If a Scheme implementation provides modules, an identifier defined with define-immutable should be able to be exported as regular variables are.

Implementation

The reference implementation uses anonymous modules and identifier-syntax from the portable syntax-case expander, and delay, force, and syntax-rules from R5RS.

(define-syntax define-immutable
  (syntax-rules ()

    ((define-immutable (identifier . formals) body ...)
     (define-immutable identifier
       (lambda formals body ...)))

    ((define-immutable identifier expression)
     (module ((identifier promise))
       (define promise (delay expression))
       (define-syntax identifier (identifier-syntax (force promise)))))))

Test Cases

These tests check particular details of the the specification.

(define (test title result)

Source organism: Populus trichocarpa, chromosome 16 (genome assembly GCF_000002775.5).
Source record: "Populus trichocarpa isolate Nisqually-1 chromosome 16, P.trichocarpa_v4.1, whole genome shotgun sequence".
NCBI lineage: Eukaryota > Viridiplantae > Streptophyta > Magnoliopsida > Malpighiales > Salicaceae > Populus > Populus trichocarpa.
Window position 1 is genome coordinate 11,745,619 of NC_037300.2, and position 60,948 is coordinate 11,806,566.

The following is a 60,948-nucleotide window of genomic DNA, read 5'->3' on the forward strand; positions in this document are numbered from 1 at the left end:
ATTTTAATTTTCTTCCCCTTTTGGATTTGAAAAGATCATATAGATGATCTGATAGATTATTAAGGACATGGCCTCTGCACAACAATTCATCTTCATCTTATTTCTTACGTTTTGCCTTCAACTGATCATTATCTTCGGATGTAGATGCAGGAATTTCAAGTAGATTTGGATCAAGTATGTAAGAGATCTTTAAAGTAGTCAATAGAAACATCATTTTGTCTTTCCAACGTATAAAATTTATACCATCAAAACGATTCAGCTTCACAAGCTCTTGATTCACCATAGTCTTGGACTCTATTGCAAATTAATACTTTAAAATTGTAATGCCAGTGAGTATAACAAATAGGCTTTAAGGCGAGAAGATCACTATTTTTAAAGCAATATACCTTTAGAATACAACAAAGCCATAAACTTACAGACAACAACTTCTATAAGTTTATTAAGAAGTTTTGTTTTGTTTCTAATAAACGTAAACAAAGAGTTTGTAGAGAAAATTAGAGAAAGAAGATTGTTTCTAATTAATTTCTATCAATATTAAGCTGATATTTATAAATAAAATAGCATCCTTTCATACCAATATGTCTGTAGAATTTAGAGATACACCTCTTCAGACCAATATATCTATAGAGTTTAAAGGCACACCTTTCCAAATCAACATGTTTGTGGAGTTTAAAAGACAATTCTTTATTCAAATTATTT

(display (if result "yes: " " no: "))
  (display title)
  (newline))

(test "later definitions can reference earlier ones"
  (equal? '(10 20)
    (let ()
      (define-immutable a 10)
      (define-immutable b (+ a 10))
      (list a b))))

(test "earlier definitions can reference later ones"
  (equal? '(20 10)
    (let ()
      (define-immutable a (+ b 10))
      (define-immutable b 10)
      (list a b))))

(test "a definition can reference itself"
  (equal? 120
   (let ()
     (define-immutable factorial
       (lambda (n)
         (if (zero? n) 1
             (* n (factorial (- n 1))))))
     (factorial 5))))

(test "inner scope definitions shadow outer ones"
  (equal? '(40 50 60)
    (let ()
      (define-immutable a 10)
      (define-immutable b 20)
      (define c 30)
      (let ()
        (define-immutable a 40)
        (define b 50)
        (define-immutable c 60)
        (list a b c)))))


(test "immutable definitions are not evaluated unless used"
  (equal? 100
    (let ()
      (define-immutable a (/ 1 0))
      100)))

(test "immutable definitions are evaluated only once"
  (equal? 1
    (let ((count 0))
      (define-immutable a
        (let ()
          (set! count (+ count 1))
          100))
      a
      a
      a
      a
      count)))

(test "expansion into a lambda form"
  (equal? 112
    (let ()
      (define-immutable x (+ z 77))